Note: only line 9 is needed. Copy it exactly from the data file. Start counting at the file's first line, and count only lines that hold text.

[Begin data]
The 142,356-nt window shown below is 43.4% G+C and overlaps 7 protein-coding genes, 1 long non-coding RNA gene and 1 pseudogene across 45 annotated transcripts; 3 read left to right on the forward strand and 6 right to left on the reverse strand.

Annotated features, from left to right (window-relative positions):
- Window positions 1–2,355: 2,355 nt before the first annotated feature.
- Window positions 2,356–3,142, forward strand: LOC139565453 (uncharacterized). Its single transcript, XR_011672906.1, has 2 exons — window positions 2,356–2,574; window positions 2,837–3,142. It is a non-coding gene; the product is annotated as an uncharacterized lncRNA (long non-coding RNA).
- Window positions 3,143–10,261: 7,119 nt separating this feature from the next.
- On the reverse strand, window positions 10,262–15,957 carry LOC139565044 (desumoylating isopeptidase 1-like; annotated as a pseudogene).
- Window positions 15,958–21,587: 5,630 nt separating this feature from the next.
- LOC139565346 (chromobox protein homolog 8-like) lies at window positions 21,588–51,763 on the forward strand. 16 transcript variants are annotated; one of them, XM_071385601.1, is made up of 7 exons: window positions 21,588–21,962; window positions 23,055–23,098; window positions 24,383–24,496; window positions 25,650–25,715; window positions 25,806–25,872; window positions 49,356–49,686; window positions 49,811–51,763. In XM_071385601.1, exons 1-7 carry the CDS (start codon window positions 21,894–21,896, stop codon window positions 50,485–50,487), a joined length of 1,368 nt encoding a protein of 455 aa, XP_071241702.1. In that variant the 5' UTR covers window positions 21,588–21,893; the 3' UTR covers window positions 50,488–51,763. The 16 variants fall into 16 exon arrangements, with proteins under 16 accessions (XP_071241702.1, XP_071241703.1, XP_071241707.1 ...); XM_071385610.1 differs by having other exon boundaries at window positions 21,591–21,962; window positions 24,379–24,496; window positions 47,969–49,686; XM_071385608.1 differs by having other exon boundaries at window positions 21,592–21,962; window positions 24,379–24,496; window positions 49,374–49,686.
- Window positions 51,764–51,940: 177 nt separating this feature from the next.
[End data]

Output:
- Window positions 51,764–51,940: 177 nt separating this feature from the next.